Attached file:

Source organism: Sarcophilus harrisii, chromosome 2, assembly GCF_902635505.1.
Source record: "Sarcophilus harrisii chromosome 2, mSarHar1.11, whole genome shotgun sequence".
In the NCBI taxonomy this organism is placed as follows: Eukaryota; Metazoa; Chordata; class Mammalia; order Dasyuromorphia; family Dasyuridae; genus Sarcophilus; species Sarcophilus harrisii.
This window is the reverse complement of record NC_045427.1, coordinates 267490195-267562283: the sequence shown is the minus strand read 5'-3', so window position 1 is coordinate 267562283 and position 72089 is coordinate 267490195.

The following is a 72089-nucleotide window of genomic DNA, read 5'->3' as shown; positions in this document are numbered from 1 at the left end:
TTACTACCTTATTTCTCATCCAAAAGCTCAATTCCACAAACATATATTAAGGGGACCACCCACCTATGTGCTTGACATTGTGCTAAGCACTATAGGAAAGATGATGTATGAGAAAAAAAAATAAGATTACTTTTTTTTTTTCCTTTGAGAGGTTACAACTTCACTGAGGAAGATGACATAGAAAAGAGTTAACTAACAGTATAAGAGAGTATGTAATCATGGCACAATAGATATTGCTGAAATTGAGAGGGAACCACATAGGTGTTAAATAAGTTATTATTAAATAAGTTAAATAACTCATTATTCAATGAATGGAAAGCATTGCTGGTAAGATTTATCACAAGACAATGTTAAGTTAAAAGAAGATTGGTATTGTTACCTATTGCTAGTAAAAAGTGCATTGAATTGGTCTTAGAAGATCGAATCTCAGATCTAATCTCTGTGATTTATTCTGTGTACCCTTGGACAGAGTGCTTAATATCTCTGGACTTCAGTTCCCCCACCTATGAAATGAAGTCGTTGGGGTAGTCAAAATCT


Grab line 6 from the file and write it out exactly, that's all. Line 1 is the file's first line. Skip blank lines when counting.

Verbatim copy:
TTACTACCTTATTTCTCATCCAAAAGCTCAATTCCACAAACATATATTAAGGGGACCACCCACCTATGTGCTTGACATTGTGCTAAGCACTATAGGAAAGATGATGTATGAGAAAAAAAAATAAGATTACTTTTTTTTTTTCCTTTGAGAGGTTACAACTTCACTGAGGAAGATGACATAGAAAAGAGTTAACTAACAGTATAAGAGAGTATGTAATCATGGCACAATAGATATTGCTGAAATTGAGAGGGAACCACATAGGTGTTAAATAAGTTATTATTAAATAAGTTAAATAACTCATTATTCAATGAATGGAAAGCATTGCTGGTAAGATTTATCACAAGACAATGTTAAGTTAAAAGAAGATTGGTATTGTTACCTATTGCTAGTAAAAAGTGCATTGAATTGGTCTTAGAAGATCGAATCTCAGATCTAATCTCTGTGATTTATTCTGTGTACCCTTGGACAGAGTGCTTAATATCTCTGGACTTCAGTTCCCCCACCTATGAAATGAAGTCGTTGGGGTAGTCAAAATCT